The number of honey bee colonies fell by nearly 12% last winter - according to a preliminary look at a survey of beekeepers, that is. The UK and Spain were worst affected this year. The prior year, other areas of Europe were hardest hit.  While environmental groups make money scaring people about that, what it really means is something else.

The preliminary claims are being made by the honey bee research association COLOSS, based in the Institute of Bee Health at the University of Bern.

Bees are an indicator species, no one dismisses that, but in the last decade they have become a political rather than a science one. While bee losses have sometimes been extreme, for as long as beekeepers have kept record of when their hives died off, it is only recently that anti-science activists have taken to claiming it is due to a new class of targeted pesticide. Ironically, one which replaced broad-spectrum insecticides, called neonicotinoids.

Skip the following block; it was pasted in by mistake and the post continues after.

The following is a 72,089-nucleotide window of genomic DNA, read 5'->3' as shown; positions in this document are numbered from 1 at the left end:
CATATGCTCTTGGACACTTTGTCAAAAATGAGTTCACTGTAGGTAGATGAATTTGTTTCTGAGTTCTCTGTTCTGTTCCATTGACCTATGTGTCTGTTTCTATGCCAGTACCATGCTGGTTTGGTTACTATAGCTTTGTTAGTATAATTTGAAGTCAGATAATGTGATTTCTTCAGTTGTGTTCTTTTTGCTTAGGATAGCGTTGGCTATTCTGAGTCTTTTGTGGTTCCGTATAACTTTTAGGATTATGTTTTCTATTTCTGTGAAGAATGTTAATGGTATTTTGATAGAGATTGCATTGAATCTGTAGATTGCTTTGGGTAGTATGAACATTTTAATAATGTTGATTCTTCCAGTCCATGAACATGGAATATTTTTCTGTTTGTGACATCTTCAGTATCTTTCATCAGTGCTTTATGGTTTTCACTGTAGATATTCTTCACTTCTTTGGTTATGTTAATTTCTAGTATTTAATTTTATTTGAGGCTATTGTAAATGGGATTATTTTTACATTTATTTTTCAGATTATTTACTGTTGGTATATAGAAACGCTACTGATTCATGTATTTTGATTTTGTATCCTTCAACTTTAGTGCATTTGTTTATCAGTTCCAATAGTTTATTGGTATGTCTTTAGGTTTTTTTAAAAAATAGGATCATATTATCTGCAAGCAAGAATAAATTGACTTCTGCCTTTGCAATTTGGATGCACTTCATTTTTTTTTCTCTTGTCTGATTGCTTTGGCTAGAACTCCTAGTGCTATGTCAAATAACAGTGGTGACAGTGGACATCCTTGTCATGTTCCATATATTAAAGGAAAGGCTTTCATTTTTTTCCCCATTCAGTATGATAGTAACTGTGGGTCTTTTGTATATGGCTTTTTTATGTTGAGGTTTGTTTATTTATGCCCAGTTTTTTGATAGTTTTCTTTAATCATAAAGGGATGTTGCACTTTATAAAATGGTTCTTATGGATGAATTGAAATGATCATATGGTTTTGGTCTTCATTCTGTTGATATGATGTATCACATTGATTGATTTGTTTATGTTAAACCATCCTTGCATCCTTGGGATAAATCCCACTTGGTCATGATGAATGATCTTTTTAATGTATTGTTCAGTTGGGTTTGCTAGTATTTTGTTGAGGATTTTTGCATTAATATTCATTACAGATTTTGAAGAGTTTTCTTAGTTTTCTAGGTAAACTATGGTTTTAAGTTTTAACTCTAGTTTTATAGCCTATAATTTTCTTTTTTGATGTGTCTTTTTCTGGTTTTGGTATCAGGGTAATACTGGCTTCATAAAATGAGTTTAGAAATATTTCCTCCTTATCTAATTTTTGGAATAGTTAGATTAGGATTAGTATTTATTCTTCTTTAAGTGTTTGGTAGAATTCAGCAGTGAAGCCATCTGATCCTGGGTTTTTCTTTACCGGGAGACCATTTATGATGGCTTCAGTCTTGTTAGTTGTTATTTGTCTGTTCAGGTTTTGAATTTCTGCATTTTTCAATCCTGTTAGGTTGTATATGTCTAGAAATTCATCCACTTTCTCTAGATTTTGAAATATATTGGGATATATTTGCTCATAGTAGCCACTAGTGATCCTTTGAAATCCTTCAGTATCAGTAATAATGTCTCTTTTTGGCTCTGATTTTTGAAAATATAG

But outside fundraising brochures, things are more complex. Varroa mites are the big culprit and amateur beekeepers and those who want to keep their organic sticker don't fight those properly. As amateur beekeeping has become a fad, especially among people who claim to care about the environment, they have made dramatic mistakes. They want to blame chemicals rather than their poor management practices, pests, diseases, or even that some winters are harder than others.

The survey results had beekeepers claiming that the spring and early summer months of 2015, from March to July, which were cold in Norway, Scotland, Sweden, Denmark and Ireland, with mean temperatures ranging from 12.8 - 14.4 °C, saw more losses. Obviously cold winters have had negative effects on colony development, resulting in both relatively high numbers of dead colonies and unsolvable queen problems after winter.